(Posted Aug. 16, 2017)
By Linda Dillman, Staff Writer
When Jefferson Local administrator William Mullett first came to the school district over 17 years ago, he didn’t expect his tenure as superintendent to last close to two decades.
On Aug. 14, the school board extended his contract another five years until 2023, when his current agreement expires on July 31, 2018.
Meeting in executive session prior to the start of the regular meeting, the board and Mullett agreed to an annual salary of $129,000 and a $300 monthly auto allowance, in addition to the board picking up a 14 percent retirement contribution.
The package is the same as what Mullett received last year.
“I didn’t expect that I would still be here in the same district after all of these years,” said Mullett, who was hired by Jefferson Local in 2000 and spent more than seven years in the leadership position before retiring.
He was immediately rehired as a retiree in his former position, where he has continued to serve as superintendent for the last 10 years.
“All 10 levies that were on the ballot since I became superintendent have passed,” Mullett said with pride. “It’s been a great run. This school district is a great fit for me.”
Mullett started his career as an educator with Indian Valley Schools, where he served as a high school special education teacher and football/baseball coach. He then moved on to Tiffin City Schools as an assistant high school principal.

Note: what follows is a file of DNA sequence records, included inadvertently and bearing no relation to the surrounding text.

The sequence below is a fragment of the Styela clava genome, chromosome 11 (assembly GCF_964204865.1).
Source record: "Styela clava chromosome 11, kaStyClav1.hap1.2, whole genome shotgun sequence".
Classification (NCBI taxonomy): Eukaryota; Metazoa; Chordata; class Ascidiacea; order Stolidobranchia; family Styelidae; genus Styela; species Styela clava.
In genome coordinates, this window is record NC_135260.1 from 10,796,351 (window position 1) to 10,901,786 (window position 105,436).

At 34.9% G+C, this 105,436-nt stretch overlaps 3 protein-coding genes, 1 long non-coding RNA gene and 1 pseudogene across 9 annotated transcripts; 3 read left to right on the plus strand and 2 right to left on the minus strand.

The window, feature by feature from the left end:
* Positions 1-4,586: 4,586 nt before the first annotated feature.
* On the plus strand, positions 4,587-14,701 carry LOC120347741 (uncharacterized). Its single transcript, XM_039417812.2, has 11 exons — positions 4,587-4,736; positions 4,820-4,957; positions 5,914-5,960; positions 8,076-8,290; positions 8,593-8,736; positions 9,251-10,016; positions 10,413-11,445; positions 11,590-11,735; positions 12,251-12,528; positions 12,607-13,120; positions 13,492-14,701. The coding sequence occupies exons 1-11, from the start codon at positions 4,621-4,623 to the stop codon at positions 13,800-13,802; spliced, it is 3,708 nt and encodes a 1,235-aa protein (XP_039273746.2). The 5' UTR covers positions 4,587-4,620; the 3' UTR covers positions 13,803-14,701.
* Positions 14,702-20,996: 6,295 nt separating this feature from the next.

Before he took the superintendent’s position with Jefferson Local, he was with Sylvania City Schools as principal of a 1,600-student high school and then was promoted to assistant superintendent.
During regular presentations at the board meeting, Norwood Title I teacher Tami Hill and Principal Sue Barte updated board members on the school’s summer reading program held in cooperation with Hurt-Battelle Memorial Library.
“Last year, we started with a small program with 25 students,” Hill said. “This year, we went a little above and averaged 51 students. Our largest turnout was on a rainy Wednesday when we had 110 students.”
Students were treated to meals courtesy of local establishments and individuals, a cookout was held at Prairie Oaks Metro Park, and each child was given three books to add to their personal collection. Hill said $1,300 in food was donated to the summer program.
“Every community member we asked ponied up donations,” Hill said.